Libertarian presidential candidate in Jonesboro

By Joel Hall


Bob Barr, who over the weekend became the Libertarian candidate for President of the United States, criticized the Bush administration for its "increasing encroachment on privacy," in a speech in Jonesboro.

Barr, a former Georgia congressman, board member of the National Rifle Association, and Central Intelligence Agency official, highlighted privacy as a "fundamental concept of freedom," while speaking before the Clayton County Rotary Club on Wednesday. He said the U.S. Government has chipped away at the Fourth Amendment of the Constitution during the last two Bush administrations.

"Our founding fathers understood the importance of privacy in a free society," he said. "Obviously, under this administration, the right to privacy not only isn't important, it doesn't exist.

"This administration believes that simply because [George W. Bush] is clothed with the title of Commander in Chief ... he can ignore provisions in the Constitution, so long as in his mind, he's doing it for what he believes is a reason. There really isn't any limit to this."

Barr cited the increased use of domestic wiretapping through the USA PATRIOT Act; the ability to forcibly take DNA samples from anybody who has been arrested; and talk of a government-issued National Identification Card as examples of the government's recent infringements on privacy rights.

He said the government needs to do a better job of enforcing the Bill of Rights and other pre-existing laws. "The reason the terrorists succeeded [on 9-11] was not because we didn't have the Patriot Act," said Barr. "We weren't enforcing the laws that were already on the books. I think we do a disservice to the Constitution by not demanding that they do a better job with the power that they already have."

Previously a Republican, before joining the Libertarian Party, Barr earned the party's presidential nomination at the Libertarian National Convention in Denver, Colo., over the Memorial Day weekend.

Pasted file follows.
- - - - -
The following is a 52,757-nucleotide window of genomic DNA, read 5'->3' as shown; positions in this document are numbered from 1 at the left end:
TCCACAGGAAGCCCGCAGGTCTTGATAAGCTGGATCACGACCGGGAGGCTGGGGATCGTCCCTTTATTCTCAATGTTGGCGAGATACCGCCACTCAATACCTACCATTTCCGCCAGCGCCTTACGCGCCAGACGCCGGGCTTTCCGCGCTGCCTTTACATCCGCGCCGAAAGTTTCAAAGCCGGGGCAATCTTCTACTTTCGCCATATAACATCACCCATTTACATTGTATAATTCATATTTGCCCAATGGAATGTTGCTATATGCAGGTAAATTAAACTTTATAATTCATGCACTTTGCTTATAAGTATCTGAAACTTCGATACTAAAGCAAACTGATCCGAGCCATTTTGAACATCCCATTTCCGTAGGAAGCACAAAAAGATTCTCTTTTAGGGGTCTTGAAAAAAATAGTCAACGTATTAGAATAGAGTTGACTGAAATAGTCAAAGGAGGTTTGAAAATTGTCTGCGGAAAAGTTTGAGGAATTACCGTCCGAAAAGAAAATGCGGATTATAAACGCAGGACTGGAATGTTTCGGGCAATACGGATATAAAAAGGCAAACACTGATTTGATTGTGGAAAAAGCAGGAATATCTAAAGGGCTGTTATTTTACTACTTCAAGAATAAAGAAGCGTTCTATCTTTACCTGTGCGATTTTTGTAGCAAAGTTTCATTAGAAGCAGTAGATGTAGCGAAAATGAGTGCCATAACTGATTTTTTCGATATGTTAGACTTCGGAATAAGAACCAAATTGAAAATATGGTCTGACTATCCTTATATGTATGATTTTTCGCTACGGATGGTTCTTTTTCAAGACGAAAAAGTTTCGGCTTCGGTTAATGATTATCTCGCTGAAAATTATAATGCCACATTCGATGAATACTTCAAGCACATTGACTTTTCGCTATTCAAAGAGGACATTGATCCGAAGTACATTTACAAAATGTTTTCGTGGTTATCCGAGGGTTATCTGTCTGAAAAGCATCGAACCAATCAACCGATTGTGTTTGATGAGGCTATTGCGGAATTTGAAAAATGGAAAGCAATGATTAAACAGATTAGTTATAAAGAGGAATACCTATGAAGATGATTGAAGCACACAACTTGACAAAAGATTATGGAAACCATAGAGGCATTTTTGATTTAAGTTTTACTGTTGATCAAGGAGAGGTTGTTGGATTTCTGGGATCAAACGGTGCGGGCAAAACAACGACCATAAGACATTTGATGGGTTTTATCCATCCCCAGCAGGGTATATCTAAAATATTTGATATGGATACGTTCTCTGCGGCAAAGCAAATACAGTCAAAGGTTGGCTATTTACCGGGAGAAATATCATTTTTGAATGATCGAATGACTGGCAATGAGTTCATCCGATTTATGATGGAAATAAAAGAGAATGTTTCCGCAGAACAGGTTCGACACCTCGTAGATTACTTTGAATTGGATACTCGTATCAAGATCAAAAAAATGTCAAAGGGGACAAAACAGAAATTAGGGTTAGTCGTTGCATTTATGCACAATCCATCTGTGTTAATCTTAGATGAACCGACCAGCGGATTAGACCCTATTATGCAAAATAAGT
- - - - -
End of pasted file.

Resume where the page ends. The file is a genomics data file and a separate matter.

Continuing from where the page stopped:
Pre-scheduled to speak to the Clayton County Rotary Club about privacy issues, Barr spent little time speaking about his bid for the White House. After the speech, however, he expressed his hopes for the Libertarian Party.

"There are dynamics this year that are real unique that give us a shot that we have never had before," said Barr. He said there are people in both the Republican and Democratic parities who are dissatisfied with their present nominees. He believes the Libertarian Party will be able to attract those voters as well as young independents.

Barr added that many of those voters live in his home state of Georgia, and that the state will be crucial in his campaign.

Clayton County Rotary Club member and past president, Raymond Baggarly, said Barr's speech addressed many privacy and security issues affecting all Americans.

"I think we are absolutely at the tipping point," in regards to American privacy rights, said Baggarly. He said Barr gave a "good answer" to the question of balancing terrorism surveillance with respect for Fourth Amendment Rights.

Past Rotary Club District 6900 Governor Claudia Mertl, who organized Wednesday's visit by Barr, said it was "very informative" and gave members more "options" in their choice of candidates.

Barr said that in this election, it is important to keep people focused on privacy and other "fundamental issues. If people aren't aware of what their constitutional liberties are, they aren't aware when they have been taken away," he said. "I intend to talk about these issues and I hope that it will resonate with people."